Snakes are majestic creatures and are beautiful to look at. However, some species are dangerous, and it can be difficult to tell them apart from friendly snakes. When in areas with threatening snakes, it’s good to know the differences between local variations.
Gopher snakes and bullsnakes are non-venomous and have a similar appearance and warning sound. Rattlesnakes and copperheads are venomous and produce a rattling sound when threatened.
While all 4 snakes have many similarities that make them appear similar to the eyes and ears, several key differences exist. Read on to learn how to distinguish between potentially lethal and non-lethal snakes.
Differences Between Gopher Snakes, Copperheads, Rattlesnakes, and Bullsnakes
The gopher snake, rattlesnake, bullsnake, and copperhead are all similar in appearance and the sound they make when threatened. Further, the bullsnake and gopher snake belong to the same snake family, Colubridae.
Despite these similarities, here are the main differences between each snake:
|Size||6-8 ft long (1.8-2.4 m)||2-7 ft long (0.6-2.1 m)||6-8 ft long (1.8-2.4 m)||2-4 ft long (0.6-1.2 m)|
|Coloration||Neutral tones with large patches of color||Desert Tones with geometric shaped patterns||Neutral tones with large patches of color||Copper color with hourglass shaped patterns|
|Range||Western parts of North and Central America||Southwestern U.S. and northern Mexico||Western portions of North and Central America||Eastern and southeastern portions of the U.S.|
Lizards and snakes
Lizards and snakes
|Warning behavior||Hissing glottis||Rattles with tail||Hissing glottis||Hissing with mimic rattle|
Let’s evaluate these differences in greater detail:
The size of each snake depends on their killing method, with bull and gopher snakes reaching the longest length of 6-8 ft (1.8-2.4 m). These snakes rely on constriction to kill prey, using their large size to suffocate their meals.
Rattlesnakes are a bit smaller, reaching only 2-7 ft (0.6-2.1 m) long, and copperheads only reach up to 4 ft (1.2 m) in length. These snakes are pit vipers and rely on venom rather than constriction to subdue and kill prey.
Snakes are indeterminate growers and do not stop growing as they age. Larger snakes are older and more experienced than smaller snakes, meaning they are more likely to avoid humans.
However, larger vipers carry and deliver more venom, making them more lethal if they bite.
All four snakes come in various colors that help them to camouflage in their habitats, and alternate colors can represent different subspecies of each snake. However, the banding patterns remain the same across each species.
Gopher and Bullsnakes
Gopher and bullsnakes feature large spherical blotches of dark color against a lighter background. Their skin is typically neutral, mimicking the grays, browns, and yellowish colors of deserts or prairies.
Rattlesnakes, like bullsnakes, feature desert-toned skin to match their natural habitat. However, rattlesnakes in greener conditions can present more vibrant colors, such as orange, red, pink, or green.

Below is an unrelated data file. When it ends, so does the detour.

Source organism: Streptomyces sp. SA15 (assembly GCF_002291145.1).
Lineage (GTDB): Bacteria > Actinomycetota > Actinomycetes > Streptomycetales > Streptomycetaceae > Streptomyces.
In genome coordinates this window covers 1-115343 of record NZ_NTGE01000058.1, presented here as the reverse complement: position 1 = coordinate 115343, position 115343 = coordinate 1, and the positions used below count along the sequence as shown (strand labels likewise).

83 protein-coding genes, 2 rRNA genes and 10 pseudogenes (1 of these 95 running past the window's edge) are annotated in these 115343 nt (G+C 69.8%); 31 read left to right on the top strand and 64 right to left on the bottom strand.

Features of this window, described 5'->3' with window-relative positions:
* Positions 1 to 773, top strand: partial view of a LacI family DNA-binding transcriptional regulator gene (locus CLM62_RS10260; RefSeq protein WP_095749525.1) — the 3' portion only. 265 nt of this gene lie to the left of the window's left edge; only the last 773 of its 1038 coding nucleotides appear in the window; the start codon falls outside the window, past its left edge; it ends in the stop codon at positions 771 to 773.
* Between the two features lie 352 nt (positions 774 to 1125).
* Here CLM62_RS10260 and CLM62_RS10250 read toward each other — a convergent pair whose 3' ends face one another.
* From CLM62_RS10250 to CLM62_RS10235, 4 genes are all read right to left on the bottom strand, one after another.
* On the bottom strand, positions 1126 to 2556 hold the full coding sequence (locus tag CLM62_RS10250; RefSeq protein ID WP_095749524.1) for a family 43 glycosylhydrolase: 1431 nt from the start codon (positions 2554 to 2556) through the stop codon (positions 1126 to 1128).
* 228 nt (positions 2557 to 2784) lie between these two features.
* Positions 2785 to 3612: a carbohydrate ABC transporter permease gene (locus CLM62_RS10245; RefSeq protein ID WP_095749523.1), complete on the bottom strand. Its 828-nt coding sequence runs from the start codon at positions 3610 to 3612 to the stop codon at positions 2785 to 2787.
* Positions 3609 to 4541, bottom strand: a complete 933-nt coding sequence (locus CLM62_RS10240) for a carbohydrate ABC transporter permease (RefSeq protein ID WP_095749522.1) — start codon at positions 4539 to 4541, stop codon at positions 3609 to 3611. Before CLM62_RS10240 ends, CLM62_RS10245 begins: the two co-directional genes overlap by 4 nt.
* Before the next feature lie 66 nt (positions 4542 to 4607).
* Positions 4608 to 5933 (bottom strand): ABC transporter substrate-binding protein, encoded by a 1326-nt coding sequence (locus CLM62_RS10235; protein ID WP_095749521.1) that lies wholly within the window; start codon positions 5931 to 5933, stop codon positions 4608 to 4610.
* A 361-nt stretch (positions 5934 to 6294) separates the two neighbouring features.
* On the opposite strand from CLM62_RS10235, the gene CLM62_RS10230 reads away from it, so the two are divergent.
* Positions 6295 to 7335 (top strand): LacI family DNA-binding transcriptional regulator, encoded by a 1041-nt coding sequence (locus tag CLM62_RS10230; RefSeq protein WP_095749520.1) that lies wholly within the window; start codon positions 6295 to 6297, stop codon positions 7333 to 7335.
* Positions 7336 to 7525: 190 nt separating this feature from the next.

Unlike the other snakes listed, rattlesnakes have a distinctive geometric pattern throughout their skin. While species differ, the designs are typically triangles, hexagons, diamonds, or rhombuses. These patterns make them easily recognizable, even without the rattle.
You can identify a copperhead snake by its reddish-brown color. While other snakes can also have this color, copperheads are unique because of their hourglass-shaped crossbands, which are much darker than the rest of their skin.
Their similar habitat types and coloration make these 4 snakes challenging to tell apart. Each snake prefers large open areas with minimal foliage and has a neutral or desert-toned coat to blend in with these environments.
The most popular habitats for all 4 snakes are:
- Coastal deserts
- Lightly wooded forests
Additionally, you can find copperheads in many aquatic habitats, including marshes, wetlands, and more heavily forested areas. Copperheads are also notable for occasionally living in suburban and urban habitats.
Each snake occupies an extensive range across all its subspecies. However, all 4 snakes inhabit most of North America, including the continental United States, northern Mexico, and southern Canada.
Bull and gopher snakes usually live in the major deserts of North America and in the western half of the continent. Living in altitudes of up to 8,000 feet (2,438 m), they prefer large open areas with a healthy rodent population.
Rattlesnakes live almost exclusively in deserts and prairies of the southwestern U.S. and northern Mexico, with some extending as far north as Canada and down into South America.
Primarily an aquatic species, copperheads prefer the marshier areas of the western and southwestern United States and have the least overlap with the other species mentioned here.
Despite the size differences and various methods of subduing and killing prey, each snake has the same diet. Their prey typically consists of small animals living in the snake’s habitat
The main prey for all 4 snakes includes:
- Small rodents
- Small birds
- Small reptiles (including other snakes)
Additionally, copperheads enjoy fish and other aquatic animals native to their wetter habitats.
Many of these prey types are nocturnal, and snakes hunt at night for the best chances at catching prey. Bull and gopher snakes burrow underground or climb trees to find prey. Rattlesnakes and copperheads, being pit vipers, prefer to hunt their target based on heat alone.
Besides their coloration and habitat, each snake’s warning behavior makes them appear identical to those who walk near them. Warning signs are meant for predators or threats to deter them and are not used to attract prey.
In general, each snake will present the warning signs and sounds of a rattlesnake, regardless of whether or not they have a rattle.
Rattlesnakes are the most notable, as they coil and shake their rattle when threatened. The distinctive rattle on their tail immediately alerts predators to their whereabouts.
Copperheads also coil and rattle their tail, despite not having a rattle. This practice is common among many pit vipers, whose main predators are large birds that attack them from above.